Six horror fans head into the wilds for Slasher Sleepout, a camping event of orienteering, puzzle-solving and woodland terror billed as “the ultimate horror movie experience.” Well, really that is five horror fans and Alex (Marcienne Dwyer), gamely coming along with her boyfriend of 13 months Nathan (Matt Dellapna) after his best friend had to pull out at the last minute. Alex, you see, does not watch horror, though she still, like everyone, has her own personal nightmares (not to mention the androgynous name typical of a final girl) – and as members of the group start turning up dead, she will need, if she is to survive the weekend, to sort out what is real, what is mere fakery, and which direction she wants her life to take.
“Reviews on Fangoria say this is the best.” comments polyamorous goth Marina (Eva Hamilton) of Slasher Sleepout. “It’s a slasher trope,” acknowledges nerdish Larry (Chris Hill) later, when taciturn Tim (Cameron Gordon) goes mysteriously missing. Which is to say that Preston DeFrancis’ feature debut Ruin Me is not just ‘for the fans’, but also very much about them. For it takes great pleasure in tracing its genre-savvy characters’ attempts to second guess what is going on and what will happen next, armed not just with individual items (a hammer, a gun, a torch, a newspaper clipping, a compass, a condom) but also with a knowledge of horror clichés at least as good as their audience’s. Meanwhile, the viewer (hopefully) gets no less lost in the metacinematic woods than the characters do, as we too, in watching this film, go in search of a packaged horror experience that will trick us into believing in its reality, even as we grow increasingly confused as to where the boundary lies between what is staged trickery and cold-blooded murder. One of the rules of Slasher Sleepout is that you have to leave your bags behind – but who knows what past baggage the players, or indeed the viewer, might be bringing along with them to this horror, and how it might affect the game? If everything here is a hoax, why does the film open with, and keep returning to, an impressionistic flashback to a very real trauma of survival from Alex’s past?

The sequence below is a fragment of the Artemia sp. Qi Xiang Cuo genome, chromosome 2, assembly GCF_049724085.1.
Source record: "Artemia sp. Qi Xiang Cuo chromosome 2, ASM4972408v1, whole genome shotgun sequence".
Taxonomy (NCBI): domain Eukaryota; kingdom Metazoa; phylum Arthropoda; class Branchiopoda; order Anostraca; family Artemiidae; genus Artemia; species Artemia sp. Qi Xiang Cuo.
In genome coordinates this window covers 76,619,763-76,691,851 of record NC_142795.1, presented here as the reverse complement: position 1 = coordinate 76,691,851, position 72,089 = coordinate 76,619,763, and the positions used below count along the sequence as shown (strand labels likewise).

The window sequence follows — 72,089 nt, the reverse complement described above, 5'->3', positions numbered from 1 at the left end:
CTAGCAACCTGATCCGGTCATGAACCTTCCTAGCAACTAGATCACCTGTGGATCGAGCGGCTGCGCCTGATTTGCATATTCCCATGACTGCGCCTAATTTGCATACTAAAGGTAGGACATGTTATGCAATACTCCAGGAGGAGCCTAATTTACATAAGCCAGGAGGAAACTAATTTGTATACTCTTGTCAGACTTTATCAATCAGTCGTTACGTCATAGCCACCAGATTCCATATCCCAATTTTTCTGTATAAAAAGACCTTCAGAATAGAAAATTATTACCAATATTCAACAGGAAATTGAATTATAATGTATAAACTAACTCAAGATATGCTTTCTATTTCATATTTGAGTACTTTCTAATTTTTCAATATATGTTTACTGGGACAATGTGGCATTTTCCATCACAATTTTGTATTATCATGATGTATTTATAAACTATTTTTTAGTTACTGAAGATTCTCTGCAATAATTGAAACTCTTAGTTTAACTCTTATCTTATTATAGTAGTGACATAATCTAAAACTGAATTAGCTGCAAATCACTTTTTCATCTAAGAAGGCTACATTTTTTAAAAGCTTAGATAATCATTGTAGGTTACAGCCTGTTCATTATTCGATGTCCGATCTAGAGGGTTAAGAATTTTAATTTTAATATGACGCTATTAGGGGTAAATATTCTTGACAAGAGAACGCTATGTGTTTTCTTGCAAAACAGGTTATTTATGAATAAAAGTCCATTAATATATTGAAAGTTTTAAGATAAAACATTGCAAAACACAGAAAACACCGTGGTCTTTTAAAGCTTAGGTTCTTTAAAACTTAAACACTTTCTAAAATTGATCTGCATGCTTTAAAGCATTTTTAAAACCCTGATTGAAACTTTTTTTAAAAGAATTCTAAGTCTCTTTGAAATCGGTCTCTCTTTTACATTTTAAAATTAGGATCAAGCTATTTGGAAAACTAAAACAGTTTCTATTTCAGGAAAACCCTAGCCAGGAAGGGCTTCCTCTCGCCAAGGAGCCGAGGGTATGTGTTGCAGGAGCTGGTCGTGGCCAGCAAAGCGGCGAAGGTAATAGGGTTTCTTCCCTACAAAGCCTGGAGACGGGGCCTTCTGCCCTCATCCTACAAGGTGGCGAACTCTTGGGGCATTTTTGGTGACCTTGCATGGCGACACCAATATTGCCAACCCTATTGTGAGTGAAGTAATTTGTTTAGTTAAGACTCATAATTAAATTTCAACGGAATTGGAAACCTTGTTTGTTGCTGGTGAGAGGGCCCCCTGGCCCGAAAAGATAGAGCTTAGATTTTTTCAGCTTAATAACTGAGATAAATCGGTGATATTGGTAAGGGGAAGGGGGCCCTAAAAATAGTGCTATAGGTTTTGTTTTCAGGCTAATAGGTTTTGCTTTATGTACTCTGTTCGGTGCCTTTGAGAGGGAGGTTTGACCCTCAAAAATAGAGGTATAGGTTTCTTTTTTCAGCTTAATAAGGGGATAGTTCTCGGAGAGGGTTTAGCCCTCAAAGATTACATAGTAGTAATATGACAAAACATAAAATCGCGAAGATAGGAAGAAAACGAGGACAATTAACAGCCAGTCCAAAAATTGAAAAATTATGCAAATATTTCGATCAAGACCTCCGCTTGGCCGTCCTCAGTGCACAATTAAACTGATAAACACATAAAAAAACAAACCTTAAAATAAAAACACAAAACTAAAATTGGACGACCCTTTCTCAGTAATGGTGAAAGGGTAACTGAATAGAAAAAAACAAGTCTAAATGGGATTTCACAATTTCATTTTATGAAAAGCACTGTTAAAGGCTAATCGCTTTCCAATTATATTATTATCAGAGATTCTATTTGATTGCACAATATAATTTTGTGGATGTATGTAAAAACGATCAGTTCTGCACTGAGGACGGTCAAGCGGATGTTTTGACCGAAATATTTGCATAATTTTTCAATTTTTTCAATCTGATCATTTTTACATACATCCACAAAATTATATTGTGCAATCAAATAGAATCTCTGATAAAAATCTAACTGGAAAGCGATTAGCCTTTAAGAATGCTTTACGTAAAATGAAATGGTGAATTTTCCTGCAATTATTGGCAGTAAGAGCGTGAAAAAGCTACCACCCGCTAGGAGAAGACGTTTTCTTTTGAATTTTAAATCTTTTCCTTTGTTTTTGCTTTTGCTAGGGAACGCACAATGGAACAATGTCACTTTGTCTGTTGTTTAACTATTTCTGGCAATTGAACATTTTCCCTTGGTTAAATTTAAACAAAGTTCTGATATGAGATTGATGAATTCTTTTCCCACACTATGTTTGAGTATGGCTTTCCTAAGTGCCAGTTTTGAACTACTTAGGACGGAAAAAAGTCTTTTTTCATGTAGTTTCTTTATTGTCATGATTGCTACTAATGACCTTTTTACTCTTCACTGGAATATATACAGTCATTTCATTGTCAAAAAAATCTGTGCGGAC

Self-consciously reconstructed from references to Saw, Freaks, Shutter Island and any number of slashers set in the woods or around the campfire, Ruin Me is a postmodern horror that makes its own manipulative use of familiar scenarios very much a part of its plotting machinery. Like Vincent Masciale’s Fear, Inc. (2016) and – to a degree – Thomas Jakobsen’s The Unraveling (2016), Ruin Me reimagines David Fincher’s The Game (1997) as slash-and-dash terror. The results are therapeutic, and ambiguous enough that you won’t be any more sure where exactly the horror ends than where it starts, or indeed whether recovery is ever possible.